Fish Steal Food From Rare Seals, Undersea Camera Shows

Rebecca Carroll
National Geographic News
November 27, 2007
Food competition is tough for Hawaiian monk seals in the protected waters of Hawaii's remote northwestern islands.

Scientists suspected as much, but they didn't know enough about the competition threatening the seals, which are listed as endangered under the U.S. Endangered Species Act.

So they attached small cameras—called Crittercams—to 42 monk seals to see if they could document the seals' interactions with fish.

Crittercam is a National Geographic Society-patented research tool for collecting video and audio recording and environmental data. (National Geographic News is part of the National Geographic Society.)

The Crittercams caught 69 hours of footage, including scenes of jack fish and sharks stealing prey—such as eels and octopi—that were uncovered by the seals.

"We saw seals swimming along, flipping rocks, and then jacks would swim up ahead and wait at the next rock," said NOAA biologist Frank Parrish.

(See an underwater video of the seals hunting.)

"It was pretty clear that if the fish had figured it out, we had better catch up."

(Related news: "Whale Camera Spies On Hawaii's Deepwater Hunters" [February 6, 2004].)

Seal Decline

Only about 1,200 Hawaiian monk seals still live in the wild, and the mammals are declining at a rate of 4 percent a year.

Scientists have been wondering why the protected waters northwest of Hawaii have been more hostile to the seals than the heavily fished seas around the main islands, where a much smaller monk seal population has grown slightly in recent years.

(Download a map of the Hawaiian Islands.)

"Probably one of the keys to that would be the competition," George Antonelis, chief of the protected species division of the NOAA Pacific Island Fisheries Science Center, told an audience at the National Geographic Society's first symposium on Crittercams, held last month in Washington, D.C.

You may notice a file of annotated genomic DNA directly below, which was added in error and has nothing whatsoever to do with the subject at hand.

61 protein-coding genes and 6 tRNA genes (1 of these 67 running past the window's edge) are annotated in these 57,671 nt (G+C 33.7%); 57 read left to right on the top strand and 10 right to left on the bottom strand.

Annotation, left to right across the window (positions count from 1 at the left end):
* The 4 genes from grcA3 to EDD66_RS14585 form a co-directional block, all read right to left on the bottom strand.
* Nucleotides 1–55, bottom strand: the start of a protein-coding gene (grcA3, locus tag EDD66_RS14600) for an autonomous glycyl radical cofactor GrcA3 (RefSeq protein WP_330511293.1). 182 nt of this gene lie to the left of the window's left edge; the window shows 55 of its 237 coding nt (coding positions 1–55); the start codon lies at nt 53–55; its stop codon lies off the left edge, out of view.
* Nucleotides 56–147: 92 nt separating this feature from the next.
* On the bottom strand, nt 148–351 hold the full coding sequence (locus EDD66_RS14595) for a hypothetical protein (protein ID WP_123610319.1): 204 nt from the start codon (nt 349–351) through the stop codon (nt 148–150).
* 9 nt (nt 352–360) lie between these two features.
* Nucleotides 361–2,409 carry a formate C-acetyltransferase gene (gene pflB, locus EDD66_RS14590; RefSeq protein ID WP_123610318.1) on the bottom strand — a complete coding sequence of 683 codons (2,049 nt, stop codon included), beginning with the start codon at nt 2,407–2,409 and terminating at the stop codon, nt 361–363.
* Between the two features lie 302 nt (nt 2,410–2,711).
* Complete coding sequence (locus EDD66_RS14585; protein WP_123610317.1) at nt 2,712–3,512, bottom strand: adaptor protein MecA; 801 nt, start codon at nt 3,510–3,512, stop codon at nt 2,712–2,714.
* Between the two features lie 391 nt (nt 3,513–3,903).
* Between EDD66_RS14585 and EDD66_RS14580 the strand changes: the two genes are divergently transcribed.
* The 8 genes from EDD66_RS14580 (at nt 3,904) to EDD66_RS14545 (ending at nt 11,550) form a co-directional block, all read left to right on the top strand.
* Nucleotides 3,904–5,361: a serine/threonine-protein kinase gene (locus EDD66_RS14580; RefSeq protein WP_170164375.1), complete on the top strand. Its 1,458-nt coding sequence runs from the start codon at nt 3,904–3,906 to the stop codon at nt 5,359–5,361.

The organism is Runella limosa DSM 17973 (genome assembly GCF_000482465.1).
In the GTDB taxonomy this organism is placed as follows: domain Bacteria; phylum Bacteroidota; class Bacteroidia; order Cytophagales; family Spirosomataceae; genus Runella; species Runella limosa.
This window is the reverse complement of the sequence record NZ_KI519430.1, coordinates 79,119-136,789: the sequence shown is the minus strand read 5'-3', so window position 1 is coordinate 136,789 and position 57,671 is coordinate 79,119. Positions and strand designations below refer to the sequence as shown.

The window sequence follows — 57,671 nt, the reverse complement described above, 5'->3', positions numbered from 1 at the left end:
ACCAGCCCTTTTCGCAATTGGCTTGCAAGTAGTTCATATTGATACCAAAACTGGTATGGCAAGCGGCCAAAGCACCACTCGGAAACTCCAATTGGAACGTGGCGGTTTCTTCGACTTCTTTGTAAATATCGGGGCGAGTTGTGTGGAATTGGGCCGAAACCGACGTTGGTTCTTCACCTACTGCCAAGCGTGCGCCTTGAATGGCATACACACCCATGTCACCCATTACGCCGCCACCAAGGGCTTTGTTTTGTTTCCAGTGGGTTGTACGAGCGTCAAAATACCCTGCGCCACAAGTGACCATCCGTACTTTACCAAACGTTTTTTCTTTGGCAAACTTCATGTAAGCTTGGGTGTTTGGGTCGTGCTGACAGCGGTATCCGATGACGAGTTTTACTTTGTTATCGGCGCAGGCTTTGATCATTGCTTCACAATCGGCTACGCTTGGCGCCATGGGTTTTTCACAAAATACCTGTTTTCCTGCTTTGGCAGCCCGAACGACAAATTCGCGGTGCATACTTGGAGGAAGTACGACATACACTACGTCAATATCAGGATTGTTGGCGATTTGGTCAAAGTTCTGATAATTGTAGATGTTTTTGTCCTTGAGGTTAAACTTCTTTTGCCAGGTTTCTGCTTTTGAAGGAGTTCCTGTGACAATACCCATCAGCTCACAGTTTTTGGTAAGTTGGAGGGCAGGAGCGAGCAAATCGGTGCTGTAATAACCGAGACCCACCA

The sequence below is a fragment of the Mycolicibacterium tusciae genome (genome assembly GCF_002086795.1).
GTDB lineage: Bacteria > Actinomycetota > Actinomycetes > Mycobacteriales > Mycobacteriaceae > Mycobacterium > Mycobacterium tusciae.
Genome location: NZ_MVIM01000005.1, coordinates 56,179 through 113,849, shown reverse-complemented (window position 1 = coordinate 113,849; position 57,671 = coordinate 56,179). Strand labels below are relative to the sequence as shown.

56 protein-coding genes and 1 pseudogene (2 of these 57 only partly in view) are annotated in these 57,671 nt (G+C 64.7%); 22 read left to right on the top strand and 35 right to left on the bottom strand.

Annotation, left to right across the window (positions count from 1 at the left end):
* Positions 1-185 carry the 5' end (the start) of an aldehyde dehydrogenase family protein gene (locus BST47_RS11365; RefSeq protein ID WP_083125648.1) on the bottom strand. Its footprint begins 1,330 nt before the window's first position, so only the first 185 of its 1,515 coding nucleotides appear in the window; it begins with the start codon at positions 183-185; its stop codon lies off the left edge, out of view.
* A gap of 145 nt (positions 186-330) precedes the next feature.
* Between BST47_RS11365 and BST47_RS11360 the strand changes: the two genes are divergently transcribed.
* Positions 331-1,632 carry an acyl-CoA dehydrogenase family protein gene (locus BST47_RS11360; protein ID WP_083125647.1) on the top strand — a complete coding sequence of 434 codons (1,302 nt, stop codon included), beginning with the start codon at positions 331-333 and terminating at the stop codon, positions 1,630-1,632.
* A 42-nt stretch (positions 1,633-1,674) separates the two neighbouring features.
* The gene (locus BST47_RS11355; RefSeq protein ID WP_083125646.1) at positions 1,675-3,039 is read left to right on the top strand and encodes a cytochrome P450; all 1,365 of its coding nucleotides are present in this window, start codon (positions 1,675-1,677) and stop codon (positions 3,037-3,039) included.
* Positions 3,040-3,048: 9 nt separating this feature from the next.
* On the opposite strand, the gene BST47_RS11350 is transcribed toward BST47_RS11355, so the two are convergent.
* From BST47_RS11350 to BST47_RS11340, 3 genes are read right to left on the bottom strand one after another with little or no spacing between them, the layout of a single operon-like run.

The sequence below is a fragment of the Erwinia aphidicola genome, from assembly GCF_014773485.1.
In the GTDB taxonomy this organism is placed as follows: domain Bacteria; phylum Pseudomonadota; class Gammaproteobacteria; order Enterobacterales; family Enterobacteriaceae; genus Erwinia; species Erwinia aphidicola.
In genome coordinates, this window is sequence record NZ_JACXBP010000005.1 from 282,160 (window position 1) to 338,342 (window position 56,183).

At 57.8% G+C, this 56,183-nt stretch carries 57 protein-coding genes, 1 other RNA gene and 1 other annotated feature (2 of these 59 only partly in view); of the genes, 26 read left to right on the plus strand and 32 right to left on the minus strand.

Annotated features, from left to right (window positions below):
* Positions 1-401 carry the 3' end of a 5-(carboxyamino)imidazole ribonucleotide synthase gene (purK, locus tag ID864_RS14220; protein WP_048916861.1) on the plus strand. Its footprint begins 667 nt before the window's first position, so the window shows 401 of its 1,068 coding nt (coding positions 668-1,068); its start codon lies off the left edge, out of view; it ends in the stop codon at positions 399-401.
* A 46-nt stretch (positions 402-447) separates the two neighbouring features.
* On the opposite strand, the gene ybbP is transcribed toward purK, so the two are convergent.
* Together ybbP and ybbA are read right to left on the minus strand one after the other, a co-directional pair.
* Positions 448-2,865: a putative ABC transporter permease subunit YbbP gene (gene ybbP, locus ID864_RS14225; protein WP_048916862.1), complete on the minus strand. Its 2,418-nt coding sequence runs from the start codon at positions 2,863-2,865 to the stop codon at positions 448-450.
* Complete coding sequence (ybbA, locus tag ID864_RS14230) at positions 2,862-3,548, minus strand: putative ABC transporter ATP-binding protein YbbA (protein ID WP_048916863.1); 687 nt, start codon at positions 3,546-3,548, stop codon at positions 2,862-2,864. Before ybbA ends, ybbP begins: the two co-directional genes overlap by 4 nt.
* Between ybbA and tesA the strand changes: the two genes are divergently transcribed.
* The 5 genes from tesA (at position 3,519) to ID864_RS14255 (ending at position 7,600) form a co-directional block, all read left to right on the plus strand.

"Monk seals are in trouble—big trouble," Antonelis said. "This is where the Crittercam can really help."

Fewer than one in five Hawaiian monk seal pups survive to maturity, Antonelis said. In Hawaii's northwest waters, the juvenile seals must flee predator sharks and contend for food with mature jack fish that are almost as big as they are.

There are fewer potential competitors in the waters of Hawaii's main islands, and the fish there tend to avoid larger creatures like humans and seals, the scientists said.

But in the protected northwest waters, competitors such as snapper and jack fish follow the seals around.

Unlike their rivals, the seals can flip rocks and dig in the sand to turn up otherwise hidden food. The Crittercam caught the jack fish and snapper following the seals around and snatching up the prey they unearthed, especially in shallower waters.

Crittercam Insights

NOAA's Parrish stopped short of attributing the Hawaiian monk seal declines to the competitors. He said these recent findings were a factor, but more study is needed.

"It wasn't the Crittercam necessarily that gave us the answer," Parrish said, "but it gave the seals the opportunity to point us in the direction ... to take all the other tools that we have."

That story became a familiar one at the Crittercam symposium, as scientists from all over the world described their camera-facilitated discoveries about the secret lives of green turtles, whales, sharks, bears, and more. (Related news: "Leatherback Sea Turtle Mating Filmed for First Time" [February 12, 2004].)

"This is the first time we've all come together to talk about where we are, what we are, what we're thinking about, and specifically, where we want to go," said Crittercam inventor and filmmaker Greg Marshall.

Monk seal research conducted under the Marine Mammal Protection Act, NOAA fisheries permits #898, #848-1335 and special-use permits #HWN0195, #HWN0196, #HWN0597, #HWN0598, #12521-02011, and #12521-02018

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